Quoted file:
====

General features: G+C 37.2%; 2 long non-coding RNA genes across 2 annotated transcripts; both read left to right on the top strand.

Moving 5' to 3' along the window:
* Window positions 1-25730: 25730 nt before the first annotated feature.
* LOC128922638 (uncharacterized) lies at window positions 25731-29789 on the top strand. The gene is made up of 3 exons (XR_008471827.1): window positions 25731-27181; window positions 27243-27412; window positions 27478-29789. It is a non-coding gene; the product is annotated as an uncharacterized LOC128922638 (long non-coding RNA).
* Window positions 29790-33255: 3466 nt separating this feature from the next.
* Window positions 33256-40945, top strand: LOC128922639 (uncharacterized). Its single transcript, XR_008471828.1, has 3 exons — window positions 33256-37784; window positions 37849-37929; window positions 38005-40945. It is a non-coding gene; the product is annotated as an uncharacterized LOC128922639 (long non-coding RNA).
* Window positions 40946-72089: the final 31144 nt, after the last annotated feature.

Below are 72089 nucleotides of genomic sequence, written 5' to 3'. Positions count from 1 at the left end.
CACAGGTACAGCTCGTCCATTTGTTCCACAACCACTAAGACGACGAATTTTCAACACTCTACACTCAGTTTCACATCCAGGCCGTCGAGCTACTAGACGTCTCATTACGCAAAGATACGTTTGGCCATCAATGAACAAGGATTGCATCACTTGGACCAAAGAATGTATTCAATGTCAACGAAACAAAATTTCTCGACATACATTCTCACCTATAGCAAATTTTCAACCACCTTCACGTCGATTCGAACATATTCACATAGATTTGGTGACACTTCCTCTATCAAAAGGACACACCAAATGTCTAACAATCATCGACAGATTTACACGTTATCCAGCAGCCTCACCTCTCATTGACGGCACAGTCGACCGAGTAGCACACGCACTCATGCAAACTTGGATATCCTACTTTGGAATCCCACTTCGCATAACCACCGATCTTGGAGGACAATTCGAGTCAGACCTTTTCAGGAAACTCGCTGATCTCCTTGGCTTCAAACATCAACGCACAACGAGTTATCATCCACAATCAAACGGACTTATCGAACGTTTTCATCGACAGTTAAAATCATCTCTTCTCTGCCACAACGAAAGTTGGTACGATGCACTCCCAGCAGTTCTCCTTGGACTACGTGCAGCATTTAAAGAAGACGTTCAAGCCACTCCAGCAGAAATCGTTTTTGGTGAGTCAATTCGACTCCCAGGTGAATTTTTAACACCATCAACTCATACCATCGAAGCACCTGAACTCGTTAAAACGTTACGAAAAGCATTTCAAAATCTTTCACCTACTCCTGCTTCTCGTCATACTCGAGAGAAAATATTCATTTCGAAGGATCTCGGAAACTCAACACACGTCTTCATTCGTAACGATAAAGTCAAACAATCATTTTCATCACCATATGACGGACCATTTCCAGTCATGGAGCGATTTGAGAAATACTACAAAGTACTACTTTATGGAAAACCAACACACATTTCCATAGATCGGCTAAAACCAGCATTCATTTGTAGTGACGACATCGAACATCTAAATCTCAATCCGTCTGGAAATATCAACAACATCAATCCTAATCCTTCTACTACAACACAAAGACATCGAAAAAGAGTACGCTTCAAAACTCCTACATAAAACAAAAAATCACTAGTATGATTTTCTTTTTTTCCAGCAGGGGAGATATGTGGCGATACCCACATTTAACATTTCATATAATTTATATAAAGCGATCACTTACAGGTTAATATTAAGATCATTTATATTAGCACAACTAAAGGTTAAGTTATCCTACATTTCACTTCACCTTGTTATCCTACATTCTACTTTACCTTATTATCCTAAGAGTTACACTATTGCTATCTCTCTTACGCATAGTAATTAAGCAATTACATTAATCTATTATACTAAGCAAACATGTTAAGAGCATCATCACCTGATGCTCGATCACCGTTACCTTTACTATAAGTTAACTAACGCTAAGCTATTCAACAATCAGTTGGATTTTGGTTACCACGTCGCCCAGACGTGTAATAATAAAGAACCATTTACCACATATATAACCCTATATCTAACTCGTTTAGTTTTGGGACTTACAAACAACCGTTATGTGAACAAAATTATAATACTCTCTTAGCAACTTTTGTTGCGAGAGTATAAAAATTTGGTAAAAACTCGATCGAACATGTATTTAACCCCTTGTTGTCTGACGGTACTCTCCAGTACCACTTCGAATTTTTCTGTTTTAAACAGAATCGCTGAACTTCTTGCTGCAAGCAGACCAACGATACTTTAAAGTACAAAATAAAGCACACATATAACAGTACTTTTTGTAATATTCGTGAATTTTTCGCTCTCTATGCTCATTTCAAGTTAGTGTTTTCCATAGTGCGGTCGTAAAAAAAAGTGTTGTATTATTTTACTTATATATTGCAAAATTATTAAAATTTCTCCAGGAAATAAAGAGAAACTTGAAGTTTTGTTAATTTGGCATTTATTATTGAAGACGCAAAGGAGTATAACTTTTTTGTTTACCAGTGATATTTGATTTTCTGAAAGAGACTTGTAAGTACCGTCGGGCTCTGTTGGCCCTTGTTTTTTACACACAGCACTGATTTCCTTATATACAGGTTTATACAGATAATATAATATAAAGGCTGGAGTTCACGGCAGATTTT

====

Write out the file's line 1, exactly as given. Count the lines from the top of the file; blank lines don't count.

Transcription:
General features: G+C 37.2%; 2 long non-coding RNA genes across 2 annotated transcripts; both read left to right on the top strand.